By Tim Grove, Chief Clinical Officer, SaintA
The Adverse Childhood Experiences (ACE) study has been called one of the greatest public health discoveries of all time, a remarkable label for a study that many people have never heard of. The study asked over 17,000 middle class adults in California about adverse childhood experiences; physical & sexual abuse, divorce, emotional neglect, loss of a parent due to divorce or incarceration and parental drug abuse. The results stunned the researchers on three levels:
1. that ACEs occurred as often as they did (67% reported at least one ACE; 26% reported 3 or more)
2. when one ACE occurs, 2 or more ACEs are also present 87% of the time (ACEs rarely occur in isolation)
3. there is a strong association between ACE scores and a myriad of health, mental health and other outcomes (an ACE score of 6 or more decreases life expectancy by 20 years compared to an ACE score of 0)
The ACE research has created a groundswell in many systems and is often paired with cutting edge brain science that teaches all of us about how we can collectively maximize the strengths and talents of our children or diminish them. This potent combination offers perspective on the true effect of overwhelming, frequent, unmitigated stress and what it means for our children, the families and systems they interact with and our communities.
Many experts offer that teaching everyone about what it means to be Trauma Informed is one of the core strategies to both prevent and mitigate the effects of adversity. The core elements of a trauma informed approach include:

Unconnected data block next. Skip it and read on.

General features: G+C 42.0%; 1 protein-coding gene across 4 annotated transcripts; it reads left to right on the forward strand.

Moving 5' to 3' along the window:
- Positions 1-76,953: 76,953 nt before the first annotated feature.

1. Appreciating the prevalence of adversity
2. Appreciating the impact of adversity and trauma
3. Understanding how appreciating prevalence and impact can shift perspective and thereby change how we care, educate and develop human potential
4. Prioritizing the ability for individuals to regulate their response to the world, maximizing their capacity to respond positively to stress/frustration and opportunity
5. Ensuring that individuals have the access and skills they need to create and live in relationally rich communities
6. Connecting people to their chosen sense of purpose or reason to be – connections and attributes that create meaning and significance in their lives
7. Prioritizing the role of caregivers (parents, foster parents, teachers, helping professionals) who are charged with creating context and opportunity for our communities children and recognizing that the well being of children is directly connected to the capacity of their caregivers
While the challenge is significant, so is the current momentum to rise up and address it. Much is happening right here in Milwaukee and Wisconson to help communities and systems of care become Trauma Informed and foster resiliency. As David Brooks recently wrote, perhaps ACEs can be the unifying frame that brings people together and compels them to action in the interest of stronger kids, families and communities.
- To read the full Adverse Childhood Experiences study, go to www.acestudy.org.
- You can find more infromation about the SaintA approach to Trauma Informed Care at www.sainta.org under “Truama Informed Care,” including the seven essential ingredients referenced in this article.
- A resource on the intersection between ACE research and brain science is Harvard’s Center on the Development Child: www.developingchild.harvard.edu.
- Finally, David Brooks’ 2012 piece on ACE, titled “The Psych Approach,” can be found in the New York Times opinion pages